April 28, 2021
5 Key Reasons to Use Cross-Functional Teams for Projects
Whether you’re seeking to dismantle silos or benefit from diverse perspectives, cross-functional teams provide a definite boon for your business.
Previously, the hierarchical structure of firms meant that departments would work in silos, in a relatively linear fashion.
Yet today, the accelerated pace of change forces companies to shift their approach and build collaborative teams with contrasting skills and perspectives.
With the above in mind, here are 5 key reasons to shelve a siloed approach and enlist cross-functional teams who can bring your goals to fruition…
Reason 1: They Facilitate Divergent Thinking to Solve Problems Faster
Unexpected blocks or bottlenecks are the banes of any project. From scope creep and misalignment to reluctance to pivot midway, issues can quickly arise that cause lengthy delays to deliverables. Unlike groups of specialists who possess similar strengths and skill-sets, cross-functional teams bring novel perspectives to the table. In this sense, their contrasting backgrounds and insights compel constructive critique, helping breakthrough moments of stasis to reconsider problems anew. Whether by reframing the issue itself or scrutinising a sub-par strategy, a diverse mix of people naturally ideates at scale, resulting in new and novel solutions at a refreshingly rapid pace.
Reason 2: They Transform Communication Silos Into Open Feedback Forums
Communicating clearly with others is integral to effective teamwork, enabling members to work together towards a collective goal. However, the nature of homogenous teams can make this challenging to achieve in practice; specialists may seek to showcase their knowledge at the expense of listening to others. Yet the long-term success of a project depends on multiple parties and people, both to consider the needs of the customer and how elements can come together to optimise the user experience. Thankfully, cross-functional teams can transform these long-standing silos, facilitating the flow of feedback that improves the end result.
Reason 3: They Encourage T-Shaped Skills to Support the Success of Projects
Contrary to popular belief, depth and breadth of knowledge are far from mutually exclusive. Instead of solely pursuing one specialism, T-shaped people combine depth and breadth of knowledge, enabling them to excel in several domains. So how does this come about? Working in synergy together, members of cross-functional teams develop skills in other specialisms, enabling them to pivot and adapt when required to less familiar tasks. As they expose themselves to unfamiliar disciplines, they become open to new ways of thinking and competent in other areas that complement their chosen niche. This collaborative, close-knit structure allows workers to cross-train each other and apply this newfound knowledge to support the team as a unit. Through this process, individuals become agile, T-shaped people, who are generalists and specialists simultaneously.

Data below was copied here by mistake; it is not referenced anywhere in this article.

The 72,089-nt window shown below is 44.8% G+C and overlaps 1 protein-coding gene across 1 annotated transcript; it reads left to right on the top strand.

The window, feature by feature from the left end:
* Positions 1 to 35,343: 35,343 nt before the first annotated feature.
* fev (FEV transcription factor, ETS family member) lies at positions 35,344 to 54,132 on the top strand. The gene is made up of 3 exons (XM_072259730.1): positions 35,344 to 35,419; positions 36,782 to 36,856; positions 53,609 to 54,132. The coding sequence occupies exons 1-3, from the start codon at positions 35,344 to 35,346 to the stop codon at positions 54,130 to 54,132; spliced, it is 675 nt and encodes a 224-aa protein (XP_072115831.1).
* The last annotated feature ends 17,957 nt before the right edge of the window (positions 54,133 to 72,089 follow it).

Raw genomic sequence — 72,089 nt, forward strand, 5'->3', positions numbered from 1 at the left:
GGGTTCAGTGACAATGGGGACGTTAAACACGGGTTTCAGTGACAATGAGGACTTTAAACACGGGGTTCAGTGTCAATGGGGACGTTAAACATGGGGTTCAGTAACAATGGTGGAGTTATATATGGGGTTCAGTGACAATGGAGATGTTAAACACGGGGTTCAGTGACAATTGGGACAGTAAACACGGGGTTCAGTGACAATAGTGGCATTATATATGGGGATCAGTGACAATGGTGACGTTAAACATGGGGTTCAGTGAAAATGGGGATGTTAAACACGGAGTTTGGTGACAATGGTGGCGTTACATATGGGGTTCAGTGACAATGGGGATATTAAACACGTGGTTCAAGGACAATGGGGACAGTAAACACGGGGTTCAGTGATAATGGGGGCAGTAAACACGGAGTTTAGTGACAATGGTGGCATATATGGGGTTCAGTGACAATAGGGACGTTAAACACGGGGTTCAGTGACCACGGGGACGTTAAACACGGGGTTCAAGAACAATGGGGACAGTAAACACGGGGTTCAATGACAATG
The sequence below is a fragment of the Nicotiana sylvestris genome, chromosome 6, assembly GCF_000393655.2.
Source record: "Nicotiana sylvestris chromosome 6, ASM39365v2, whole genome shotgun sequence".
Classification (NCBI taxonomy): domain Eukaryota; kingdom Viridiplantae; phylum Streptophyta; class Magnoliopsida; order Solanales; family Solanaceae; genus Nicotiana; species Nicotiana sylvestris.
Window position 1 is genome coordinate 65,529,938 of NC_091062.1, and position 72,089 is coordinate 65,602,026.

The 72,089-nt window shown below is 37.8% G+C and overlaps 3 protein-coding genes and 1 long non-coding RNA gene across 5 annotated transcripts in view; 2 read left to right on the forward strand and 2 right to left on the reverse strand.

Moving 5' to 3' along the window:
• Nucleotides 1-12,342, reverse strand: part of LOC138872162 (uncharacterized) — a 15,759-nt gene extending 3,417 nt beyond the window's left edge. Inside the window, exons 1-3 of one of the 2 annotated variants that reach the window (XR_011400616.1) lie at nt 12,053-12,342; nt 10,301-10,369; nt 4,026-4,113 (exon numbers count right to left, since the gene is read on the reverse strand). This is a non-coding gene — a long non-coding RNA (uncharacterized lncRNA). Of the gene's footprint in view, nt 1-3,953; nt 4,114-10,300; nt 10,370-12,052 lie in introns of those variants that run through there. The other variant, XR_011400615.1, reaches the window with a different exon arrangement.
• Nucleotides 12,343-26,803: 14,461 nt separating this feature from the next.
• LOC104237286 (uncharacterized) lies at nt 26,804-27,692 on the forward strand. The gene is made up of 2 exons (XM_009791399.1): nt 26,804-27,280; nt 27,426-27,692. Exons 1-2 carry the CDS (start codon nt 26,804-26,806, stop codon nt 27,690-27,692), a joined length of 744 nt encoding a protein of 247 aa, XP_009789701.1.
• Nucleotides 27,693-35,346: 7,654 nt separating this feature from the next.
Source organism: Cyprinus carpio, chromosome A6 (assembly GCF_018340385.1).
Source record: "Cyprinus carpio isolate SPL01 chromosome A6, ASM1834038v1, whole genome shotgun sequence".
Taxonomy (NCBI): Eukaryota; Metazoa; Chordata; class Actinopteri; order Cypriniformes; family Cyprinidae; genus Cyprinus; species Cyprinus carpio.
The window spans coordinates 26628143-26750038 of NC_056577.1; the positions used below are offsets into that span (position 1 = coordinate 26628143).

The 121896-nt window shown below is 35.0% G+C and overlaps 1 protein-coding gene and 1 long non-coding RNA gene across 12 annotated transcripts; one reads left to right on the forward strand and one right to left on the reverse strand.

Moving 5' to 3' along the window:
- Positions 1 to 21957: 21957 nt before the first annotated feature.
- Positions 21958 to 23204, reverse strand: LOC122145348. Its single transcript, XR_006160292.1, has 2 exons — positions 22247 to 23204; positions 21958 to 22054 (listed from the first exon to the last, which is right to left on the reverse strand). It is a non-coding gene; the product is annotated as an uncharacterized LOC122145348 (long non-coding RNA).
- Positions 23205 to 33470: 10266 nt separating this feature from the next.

Reason 4: They Inspire Constructive Conflict that Fuels Creativity and Innovation
Traditionally, signs of conflict in the workplace are viewed in a negative light. Yet opposing thoughts and opinions offer a source of competitive advantage. Contrary to popular belief, positive forms of conflict can compel constructive critique, paving the way for problem-solving. Rather than shunning conflicts or seeking to dominate discussions, members of cross-functional teams thrive in a lively environment. This constructive form of conflict compels them to challenge their assumptions and suggest novel ideas that build on insights from others. The dynamics of cross-functional teams can further support this process; by dismantling stagnant silos, members connect and communicate at a level that helps them brainstorm cohesive solutions. Given the value of innovation, approaching work in this way can help firms stay one step ahead.
Reason 5: They Reduce the Risk of Groupthink Causing Suboptimal Business Decisions
When it comes to making decisions, it can be challenging to remain objective, with the desire to concede with others superseding personal objections. Referred to as “groupthink”, this phenomenon is ubiquitous in business today, resulting in irrational, blinkered decisions. Unfortunately, the omnipresent threat of groupthink can jeopardise any project, compelling unquestioned consensus and agreement over objective critique. As such, members may favour unquestioned beliefs or overlook the flaws of a strategy that requires further refinement. Conversely, a diverse, cross-functional team reduces the risk of groupthink; as members are generally dissimilar, group identity is far more fluid, allowing impartial opinions to flourish. Unsurprisingly, these contrasting perspectives and viewpoints improve the accuracy of pivotal decisions, encouraging members to challenge ideas or suggest contingency plans that prevent members from becoming complacent.